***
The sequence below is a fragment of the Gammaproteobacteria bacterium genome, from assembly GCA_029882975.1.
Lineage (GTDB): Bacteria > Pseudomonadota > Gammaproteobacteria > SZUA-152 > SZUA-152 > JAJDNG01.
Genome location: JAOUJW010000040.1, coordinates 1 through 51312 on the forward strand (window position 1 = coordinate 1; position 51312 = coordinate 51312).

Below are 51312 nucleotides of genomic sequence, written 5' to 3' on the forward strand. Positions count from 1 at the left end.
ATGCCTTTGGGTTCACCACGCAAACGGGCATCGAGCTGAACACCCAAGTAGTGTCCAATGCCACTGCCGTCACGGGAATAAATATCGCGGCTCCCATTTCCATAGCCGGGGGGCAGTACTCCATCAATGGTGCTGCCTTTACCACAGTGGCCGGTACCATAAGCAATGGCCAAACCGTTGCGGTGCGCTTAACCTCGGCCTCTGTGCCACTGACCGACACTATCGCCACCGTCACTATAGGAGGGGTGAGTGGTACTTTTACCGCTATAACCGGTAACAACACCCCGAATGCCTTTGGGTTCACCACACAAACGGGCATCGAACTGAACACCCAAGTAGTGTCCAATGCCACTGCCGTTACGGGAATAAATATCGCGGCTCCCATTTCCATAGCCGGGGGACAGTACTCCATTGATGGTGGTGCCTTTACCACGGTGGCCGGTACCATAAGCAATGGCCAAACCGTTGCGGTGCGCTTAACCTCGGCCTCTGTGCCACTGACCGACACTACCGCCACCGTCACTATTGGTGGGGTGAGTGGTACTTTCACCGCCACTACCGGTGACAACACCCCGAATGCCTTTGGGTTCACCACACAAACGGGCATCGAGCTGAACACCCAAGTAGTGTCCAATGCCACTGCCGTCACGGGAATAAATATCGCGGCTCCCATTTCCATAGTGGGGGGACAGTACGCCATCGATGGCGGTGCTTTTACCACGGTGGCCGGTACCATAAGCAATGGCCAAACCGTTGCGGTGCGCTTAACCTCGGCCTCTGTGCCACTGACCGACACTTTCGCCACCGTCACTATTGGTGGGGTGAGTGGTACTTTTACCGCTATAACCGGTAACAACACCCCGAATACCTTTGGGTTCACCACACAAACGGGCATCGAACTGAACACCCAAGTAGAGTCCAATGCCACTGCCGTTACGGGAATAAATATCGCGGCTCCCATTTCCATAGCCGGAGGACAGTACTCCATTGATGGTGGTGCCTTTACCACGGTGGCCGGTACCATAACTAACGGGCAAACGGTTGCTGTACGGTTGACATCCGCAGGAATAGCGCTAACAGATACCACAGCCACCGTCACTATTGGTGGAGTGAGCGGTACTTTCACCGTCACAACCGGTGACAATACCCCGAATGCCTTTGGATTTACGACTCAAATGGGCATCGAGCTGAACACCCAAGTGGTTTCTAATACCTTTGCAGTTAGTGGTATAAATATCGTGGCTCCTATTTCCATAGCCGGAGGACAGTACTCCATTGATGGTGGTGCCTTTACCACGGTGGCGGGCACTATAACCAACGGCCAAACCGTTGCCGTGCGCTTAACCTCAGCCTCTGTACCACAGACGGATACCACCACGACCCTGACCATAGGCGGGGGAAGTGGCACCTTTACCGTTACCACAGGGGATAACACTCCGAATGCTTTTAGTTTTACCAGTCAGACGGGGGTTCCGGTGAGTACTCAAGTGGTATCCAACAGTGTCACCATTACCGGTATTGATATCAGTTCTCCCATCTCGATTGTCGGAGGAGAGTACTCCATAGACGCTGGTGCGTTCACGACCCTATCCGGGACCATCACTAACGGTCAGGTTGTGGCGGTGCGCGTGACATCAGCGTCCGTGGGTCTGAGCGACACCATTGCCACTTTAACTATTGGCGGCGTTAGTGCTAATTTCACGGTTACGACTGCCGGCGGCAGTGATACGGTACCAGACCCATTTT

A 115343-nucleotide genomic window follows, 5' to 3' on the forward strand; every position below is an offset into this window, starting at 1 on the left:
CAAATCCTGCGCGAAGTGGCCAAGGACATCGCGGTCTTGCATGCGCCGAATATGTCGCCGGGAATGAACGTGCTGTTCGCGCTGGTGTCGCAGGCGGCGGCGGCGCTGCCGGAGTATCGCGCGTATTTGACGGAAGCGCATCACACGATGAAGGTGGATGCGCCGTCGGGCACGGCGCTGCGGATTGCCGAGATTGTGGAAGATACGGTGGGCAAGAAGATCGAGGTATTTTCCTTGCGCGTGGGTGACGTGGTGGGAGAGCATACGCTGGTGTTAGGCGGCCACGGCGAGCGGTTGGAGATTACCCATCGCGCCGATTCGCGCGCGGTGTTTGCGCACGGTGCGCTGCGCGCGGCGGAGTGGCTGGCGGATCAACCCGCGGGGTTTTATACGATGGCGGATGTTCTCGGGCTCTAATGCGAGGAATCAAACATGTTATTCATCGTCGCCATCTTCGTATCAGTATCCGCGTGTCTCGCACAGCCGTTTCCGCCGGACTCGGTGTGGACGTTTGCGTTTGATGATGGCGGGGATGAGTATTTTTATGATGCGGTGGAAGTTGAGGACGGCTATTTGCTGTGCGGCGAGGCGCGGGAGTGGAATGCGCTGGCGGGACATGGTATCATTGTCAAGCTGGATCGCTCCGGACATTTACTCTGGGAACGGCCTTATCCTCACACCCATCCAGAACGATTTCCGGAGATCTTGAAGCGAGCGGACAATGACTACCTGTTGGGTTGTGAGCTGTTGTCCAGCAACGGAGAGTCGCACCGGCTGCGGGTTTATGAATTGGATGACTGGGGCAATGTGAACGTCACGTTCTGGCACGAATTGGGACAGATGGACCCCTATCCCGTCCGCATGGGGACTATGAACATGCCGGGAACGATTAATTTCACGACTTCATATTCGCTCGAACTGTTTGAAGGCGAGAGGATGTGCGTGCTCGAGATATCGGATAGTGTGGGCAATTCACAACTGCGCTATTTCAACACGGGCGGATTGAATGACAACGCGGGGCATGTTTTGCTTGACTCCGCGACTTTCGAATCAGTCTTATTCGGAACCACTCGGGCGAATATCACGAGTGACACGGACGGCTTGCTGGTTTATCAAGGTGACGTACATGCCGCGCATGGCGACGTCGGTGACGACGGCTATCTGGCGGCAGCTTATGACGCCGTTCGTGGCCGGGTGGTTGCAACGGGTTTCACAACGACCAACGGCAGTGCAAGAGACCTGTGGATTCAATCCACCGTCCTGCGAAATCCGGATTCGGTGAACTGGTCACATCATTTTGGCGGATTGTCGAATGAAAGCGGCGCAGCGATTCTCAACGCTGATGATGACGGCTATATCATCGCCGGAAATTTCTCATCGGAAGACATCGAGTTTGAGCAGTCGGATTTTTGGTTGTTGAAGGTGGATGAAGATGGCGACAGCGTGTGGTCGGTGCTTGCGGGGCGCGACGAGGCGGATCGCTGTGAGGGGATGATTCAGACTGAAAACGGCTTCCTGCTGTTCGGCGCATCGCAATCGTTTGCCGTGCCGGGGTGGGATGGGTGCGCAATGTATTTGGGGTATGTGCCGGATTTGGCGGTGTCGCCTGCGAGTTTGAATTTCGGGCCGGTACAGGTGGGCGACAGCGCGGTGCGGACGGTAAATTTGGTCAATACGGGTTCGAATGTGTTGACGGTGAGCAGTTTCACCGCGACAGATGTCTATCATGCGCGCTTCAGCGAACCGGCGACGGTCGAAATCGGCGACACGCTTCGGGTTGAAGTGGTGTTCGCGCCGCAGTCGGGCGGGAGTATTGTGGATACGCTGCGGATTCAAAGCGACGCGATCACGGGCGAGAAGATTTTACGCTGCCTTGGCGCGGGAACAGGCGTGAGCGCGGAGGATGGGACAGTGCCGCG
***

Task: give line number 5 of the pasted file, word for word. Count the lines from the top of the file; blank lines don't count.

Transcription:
ATGCCTTTGGGTTCACCACGCAAACGGGCATCGAGCTGAACACCCAAGTAGTGTCCAATGCCACTGCCGTCACGGGAATAAATATCGCGGCTCCCATTTCCATAGCCGGGGGGCAGTACTCCATCAATGGTGCTGCCTTTACCACAGTGGCCGGTACCATAAGCAATGGCCAAACCGTTGCGGTGCGCTTAACCTCGGCCTCTGTGCCACTGACCGACACTATCGCCACCGTCACTATAGGAGGGGTGAGTGGTACTTTTACCGCTATAACCGGTAACAACACCCCGAATGCCTTTGGGTTCACCACACAAACGGGCATCGAACTGAACACCCAAGTAGTGTCCAATGCCACTGCCGTTACGGGAATAAATATCGCGGCTCCCATTTCCATAGCCGGGGGACAGTACTCCATTGATGGTGGTGCCTTTACCACGGTGGCCGGTACCATAAGCAATGGCCAAACCGTTGCGGTGCGCTTAACCTCGGCCTCTGTGCCACTGACCGACACTACCGCCACCGTCACTATTGGTGGGGTGAGTGGTACTTTCACCGCCACTACCGGTGACAACACCCCGAATGCCTTTGGGTTCACCACACAAACGGGCATCGAGCTGAACACCCAAGTAGTGTCCAATGCCACTGCCGTCACGGGAATAAATATCGCGGCTCCCATTTCCATAGTGGGGGGACAGTACGCCATCGATGGCGGTGCTTTTACCACGGTGGCCGGTACCATAAGCAATGGCCAAACCGTTGCGGTGCGCTTAACCTCGGCCTCTGTGCCACTGACCGACACTTTCGCCACCGTCACTATTGGTGGGGTGAGTGGTACTTTTACCGCTATAACCGGTAACAACACCCCGAATACCTTTGGGTTCACCACACAAACGGGCATCGAACTGAACACCCAAGTAGAGTCCAATGCCACTGCCGTTACGGGAATAAATATCGCGGCTCCCATTTCCATAGCCGGAGGACAGTACTCCATTGATGGTGGTGCCTTTACCACGGTGGCCGGTACCATAACTAACGGGCAAACGGTTGCTGTACGGTTGACATCCGCAGGAATAGCGCTAACAGATACCACAGCCACCGTCACTATTGGTGGAGTGAGCGGTACTTTCACCGTCACAACCGGTGACAATACCCCGAATGCCTTTGGATTTACGACTCAAATGGGCATCGAGCTGAACACCCAAGTGGTTTCTAATACCTTTGCAGTTAGTGGTATAAATATCGTGGCTCCTATTTCCATAGCCGGAGGACAGTACTCCATTGATGGTGGTGCCTTTACCACGGTGGCGGGCACTATAACCAACGGCCAAACCGTTGCCGTGCGCTTAACCTCAGCCTCTGTACCACAGACGGATACCACCACGACCCTGACCATAGGCGGGGGAAGTGGCACCTTTACCGTTACCACAGGGGATAACACTCCGAATGCTTTTAGTTTTACCAGTCAGACGGGGGTTCCGGTGAGTACTCAAGTGGTATCCAACAGTGTCACCATTACCGGTATTGATATCAGTTCTCCCATCTCGATTGTCGGAGGAGAGTACTCCATAGACGCTGGTGCGTTCACGACCCTATCCGGGACCATCACTAACGGTCAGGTTGTGGCGGTGCGCGTGACATCAGCGTCCGTGGGTCTGAGCGACACCATTGCCACTTTAACTATTGGCGGCGTTAGTGCTAATTTCACGGTTACGACTGCCGGCGGCAGTGATACGGTACCAGACCCATTTT